£100m body blow for UK pig producers

The pig industry has lost over £100m since launching its campaign in September last year to raise the price farmers receive for their pigs - that is equivalent to £6 every second.

While retail prices for pork in the four major multiple supermarket groups increased by as much as 39p/kg between August 2007 and February 2008, farmers have received an average increase of just 1.5p/kg.

BPEX chairman Stewart Houston said recently: "We have reached crisis point - the industry has already lost £100m. Without an increase, farmers potentially stand to lose another £100m in the coming months and many face the prospect of going out of business. Consumers will then lose the choice to buy higher-welfare Quality Standard Mark (QSM) pork, bacon and ham. Two-thirds of all imports would be illegal to produce in the UK, as they don't meet our welfare standards."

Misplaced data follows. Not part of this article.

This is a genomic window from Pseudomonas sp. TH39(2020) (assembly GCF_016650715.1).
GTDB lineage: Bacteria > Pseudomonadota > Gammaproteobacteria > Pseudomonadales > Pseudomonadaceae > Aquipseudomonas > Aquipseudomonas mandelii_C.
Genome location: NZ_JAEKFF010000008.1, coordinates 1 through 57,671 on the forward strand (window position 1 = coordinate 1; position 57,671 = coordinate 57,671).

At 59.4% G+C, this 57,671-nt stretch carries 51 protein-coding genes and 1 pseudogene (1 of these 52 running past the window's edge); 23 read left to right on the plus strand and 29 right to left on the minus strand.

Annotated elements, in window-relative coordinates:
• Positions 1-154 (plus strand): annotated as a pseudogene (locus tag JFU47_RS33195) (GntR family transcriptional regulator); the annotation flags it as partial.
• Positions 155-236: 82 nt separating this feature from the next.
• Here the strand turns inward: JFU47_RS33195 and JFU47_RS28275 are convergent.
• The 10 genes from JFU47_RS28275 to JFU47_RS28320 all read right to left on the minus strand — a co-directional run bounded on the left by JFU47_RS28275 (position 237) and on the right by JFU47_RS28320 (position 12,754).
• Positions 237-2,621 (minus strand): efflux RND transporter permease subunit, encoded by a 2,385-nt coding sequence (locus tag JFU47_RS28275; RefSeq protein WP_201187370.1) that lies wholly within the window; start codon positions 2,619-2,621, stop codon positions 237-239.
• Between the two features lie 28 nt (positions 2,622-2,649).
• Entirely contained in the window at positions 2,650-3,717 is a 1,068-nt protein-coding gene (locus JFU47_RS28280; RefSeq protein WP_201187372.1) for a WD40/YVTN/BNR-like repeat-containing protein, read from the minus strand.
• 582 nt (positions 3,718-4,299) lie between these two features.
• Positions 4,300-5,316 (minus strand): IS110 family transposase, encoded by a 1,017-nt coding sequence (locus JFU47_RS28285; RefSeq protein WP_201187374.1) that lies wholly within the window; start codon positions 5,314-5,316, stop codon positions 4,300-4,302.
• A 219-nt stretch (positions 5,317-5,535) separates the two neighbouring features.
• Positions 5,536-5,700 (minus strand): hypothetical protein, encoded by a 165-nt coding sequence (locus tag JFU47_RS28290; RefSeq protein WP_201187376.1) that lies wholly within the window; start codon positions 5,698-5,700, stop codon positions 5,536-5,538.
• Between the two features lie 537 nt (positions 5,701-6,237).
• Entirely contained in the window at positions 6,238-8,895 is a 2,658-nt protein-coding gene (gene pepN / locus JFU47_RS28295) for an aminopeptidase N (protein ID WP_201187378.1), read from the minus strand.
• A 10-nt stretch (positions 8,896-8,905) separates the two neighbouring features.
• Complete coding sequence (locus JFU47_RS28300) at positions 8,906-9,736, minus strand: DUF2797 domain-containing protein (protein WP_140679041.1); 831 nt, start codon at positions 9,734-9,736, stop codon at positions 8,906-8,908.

Richard Longthorp, a pig farmer from Howden in Yorkshire, echoed the sentiments of pig farmers across the country. He said: "We don't want any special treatment. All we are asking for is a fairer share. Feed represents around 50% of our costs and this has gone up massively. This is an anomaly - prices are going up, but we're not getting a share of it. If things don't change we'll see a lot of farmers going out of business."